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Excerpt from Oral History Interview with James Slade, February 23, 1997. Interview R-0019. Southern Oral History Program Collection (#4007) See Entire Interview >>

Black midwives offer low-cost care to the black community

James and Catherine consider the role of midwives in their community. Every midwife they have known has been black, because, they think, midwives offered low-cost services to a needy black community.

Citing this Excerpt

Oral History Interview with James Slade, February 23, 1997. Interview R-0019. Southern Oral History Program Collection (#4007) in the Southern Oral History Program Collection, Southern Historical Collection, Wilson Library, University of North Carolina at Chapel Hill.

Full Text of the Excerpt

KAREN KRUSE THOMAS:
You mentioned midwives a minute ago. What were some of your experiences with the midwives? Were most midwives at that time black?
JAMES SLADE:
All the ones I knew were black. In Plymouth, particularly, they had midwives, because one lady in the clinic worked as an aide, but she was also a midwife. You'd see these children in the clinic, three or four pounds, and you'd think they should be in the hospital, but they were doing pretty good. Chowan County has not had a lot of midwives in recent times, because the physicians that did deliveries weren't all that enthusiastic about midwives. They had a project in the early '90s with a couple of midwives at Chowan Hospital. They stayed about six months, and then kind of petered out. These particular ones, I think one of them made an error, and that didn't go over too good. With Medicaid, they have access to the physicians, and unless they've got a real good rapport with the midwife, they prefer to go to the physicians. For many years, we didn't have any midwives in Chowan County, and the physicians did all of the deliveries. We had four obstetricians, but one has retired. When I started out, all the physicians in town, except for myself, were doing deliveries. With the advent of malpractice suits, and increasing rates for malpractice insurance, all the physicians except those who are strictly OB/GYN have ceased to do deliveries. No primary care physicians except OB/GYNs now do deliveries, where all the family practitioners were doing them before. When it got to be $18,000 for malpractice insurance and you didn't do but one delivery, it became financially noncompetitive.
KAREN KRUSE THOMAS:
You say there were quite a few midwives when you first came?
JAMES SLADE:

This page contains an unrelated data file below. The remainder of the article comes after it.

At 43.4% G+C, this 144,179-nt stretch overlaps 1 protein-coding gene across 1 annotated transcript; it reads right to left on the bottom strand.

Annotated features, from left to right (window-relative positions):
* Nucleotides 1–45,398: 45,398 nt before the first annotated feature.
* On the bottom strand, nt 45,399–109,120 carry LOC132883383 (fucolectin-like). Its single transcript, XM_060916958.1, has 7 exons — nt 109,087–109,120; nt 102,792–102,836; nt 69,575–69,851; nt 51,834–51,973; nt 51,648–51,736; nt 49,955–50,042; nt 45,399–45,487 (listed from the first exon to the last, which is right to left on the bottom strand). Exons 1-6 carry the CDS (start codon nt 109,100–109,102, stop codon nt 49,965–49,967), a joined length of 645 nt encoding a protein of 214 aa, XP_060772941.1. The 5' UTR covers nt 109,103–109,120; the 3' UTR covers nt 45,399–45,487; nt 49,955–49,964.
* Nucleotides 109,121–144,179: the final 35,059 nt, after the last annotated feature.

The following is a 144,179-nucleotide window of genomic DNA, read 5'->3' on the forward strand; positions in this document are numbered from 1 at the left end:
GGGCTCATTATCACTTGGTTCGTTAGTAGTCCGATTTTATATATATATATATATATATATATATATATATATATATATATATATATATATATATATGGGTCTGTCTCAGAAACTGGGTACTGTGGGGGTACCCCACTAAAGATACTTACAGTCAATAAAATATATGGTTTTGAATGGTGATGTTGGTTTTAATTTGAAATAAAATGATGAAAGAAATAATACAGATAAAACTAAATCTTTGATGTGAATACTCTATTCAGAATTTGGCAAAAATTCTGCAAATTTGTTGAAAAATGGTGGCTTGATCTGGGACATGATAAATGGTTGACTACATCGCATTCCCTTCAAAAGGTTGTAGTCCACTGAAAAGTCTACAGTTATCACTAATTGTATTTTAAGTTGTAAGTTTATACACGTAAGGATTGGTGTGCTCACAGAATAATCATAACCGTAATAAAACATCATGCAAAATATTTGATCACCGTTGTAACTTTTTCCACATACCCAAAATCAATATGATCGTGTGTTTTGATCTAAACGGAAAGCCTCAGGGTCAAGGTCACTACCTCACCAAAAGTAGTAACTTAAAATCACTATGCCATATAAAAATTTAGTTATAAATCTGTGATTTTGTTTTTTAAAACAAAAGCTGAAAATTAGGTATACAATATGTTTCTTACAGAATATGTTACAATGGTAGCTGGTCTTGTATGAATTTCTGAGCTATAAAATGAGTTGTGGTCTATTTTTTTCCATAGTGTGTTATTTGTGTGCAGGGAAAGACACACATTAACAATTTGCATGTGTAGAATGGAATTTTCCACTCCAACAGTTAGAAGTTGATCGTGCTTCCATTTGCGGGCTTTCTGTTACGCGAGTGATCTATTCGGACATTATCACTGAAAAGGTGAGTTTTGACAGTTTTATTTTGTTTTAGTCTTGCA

Maybe not "quite a few," mostly in Washington County, not in Chowan County.
KAREN KRUSE THOMAS:
Do you have a sense of why midwifery died out?
JAMES SLADE:
Two reasons. She mentioned transportationߞif these ladies can get in the rescue squad and be in Chowan County or Washington County Hospital. But Washington County has not had the medical coverage that Chowan County has. We now have three OB/GYNs who do deliveries, and are fully board certified, whereas Washington County only had one, and they lost that one. We see a lot of people from Washington County who come to Chowan County for deliveries. So transportation is no problem now. They had a choice of staying home with the midwife, but if they got in trouble they'd have to go to a physician anyway. Now, I think midwives have to have so much certification.
KAREN KRUSE THOMAS:
Had those midwives when you came in been through certification courses?
JAMES SLADE:
I don't think soߞif there was any such thing at that time. Did they even have certified nurses aides at that time?
CATHERINE SLADE:
No.
JAMES SLADE:
Maybe their grandmother taught them, but certification came later.
KAREN KRUSE THOMAS:
I know a long time ago, especially in rural areas where doctors couldn't get out to people, a lot of people of both races did deliver with midwives. It seems to me from what I've read that midwifery became more and more a black profession, and that mainly black women were using them. Do you know when or why that happened?
JAMES SLADE:
I've never known a white midwife.
CATHERINE SLADE:
There was that lady who was going to go to schoolߞdid she go?
JAMES SLADE:
I think she finally decided to be a lawyer! She was an RN that used to work in the public health clinic, and she decided she wanted to be a midwife.
CATHERINE SLADE:
One reason people used midwives was because they didn't have to pay as much money. It probably was easier to get her than to get a physician.
JAMES SLADE:
Once they have one or two successes, that's all they need.